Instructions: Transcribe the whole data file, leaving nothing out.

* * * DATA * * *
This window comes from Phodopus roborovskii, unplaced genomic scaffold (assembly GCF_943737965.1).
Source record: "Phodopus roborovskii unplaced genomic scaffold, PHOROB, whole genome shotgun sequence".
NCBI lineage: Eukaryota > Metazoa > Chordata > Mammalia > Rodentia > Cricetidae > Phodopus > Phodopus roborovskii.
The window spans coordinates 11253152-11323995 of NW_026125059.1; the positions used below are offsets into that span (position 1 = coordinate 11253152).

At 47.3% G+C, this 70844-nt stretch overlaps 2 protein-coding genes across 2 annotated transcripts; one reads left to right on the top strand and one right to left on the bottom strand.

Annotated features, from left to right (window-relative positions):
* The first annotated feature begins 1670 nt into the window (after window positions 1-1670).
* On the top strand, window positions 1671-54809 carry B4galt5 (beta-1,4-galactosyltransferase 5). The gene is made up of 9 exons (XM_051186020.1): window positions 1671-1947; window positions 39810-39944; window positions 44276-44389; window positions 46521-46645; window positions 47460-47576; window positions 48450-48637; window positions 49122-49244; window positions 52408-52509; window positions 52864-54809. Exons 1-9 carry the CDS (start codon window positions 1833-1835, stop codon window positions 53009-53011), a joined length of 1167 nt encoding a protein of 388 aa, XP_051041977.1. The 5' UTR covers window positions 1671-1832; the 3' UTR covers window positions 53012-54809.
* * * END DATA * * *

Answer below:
This window comes from Phodopus roborovskii, unplaced genomic scaffold (assembly GCF_943737965.1).
Source record: "Phodopus roborovskii unplaced genomic scaffold, PHOROB, whole genome shotgun sequence".
NCBI lineage: Eukaryota > Metazoa > Chordata > Mammalia > Rodentia > Cricetidae > Phodopus > Phodopus roborovskii.
The window spans coordinates 11253152-11323995 of NW_026125059.1; the positions used below are offsets into that span (position 1 = coordinate 11253152).

At 47.3% G+C, this 70844-nt stretch overlaps 2 protein-coding genes across 2 annotated transcripts; one reads left to right on the top strand and one right to left on the bottom strand.

Annotated features, from left to right (window-relative positions):
* The first annotated feature begins 1670 nt into the window (after window positions 1-1670).
* On the top strand, window positions 1671-54809 carry B4galt5 (beta-1,4-galactosyltransferase 5). The gene is made up of 9 exons (XM_051186020.1): window positions 1671-1947; window positions 39810-39944; window positions 44276-44389; window positions 46521-46645; window positions 47460-47576; window positions 48450-48637; window positions 49122-49244; window positions 52408-52509; window positions 52864-54809. Exons 1-9 carry the CDS (start codon window positions 1833-1835, stop codon window positions 53009-53011), a joined length of 1167 nt encoding a protein of 388 aa, XP_051041977.1. The 5' UTR covers window positions 1671-1832; the 3' UTR covers window positions 53012-54809.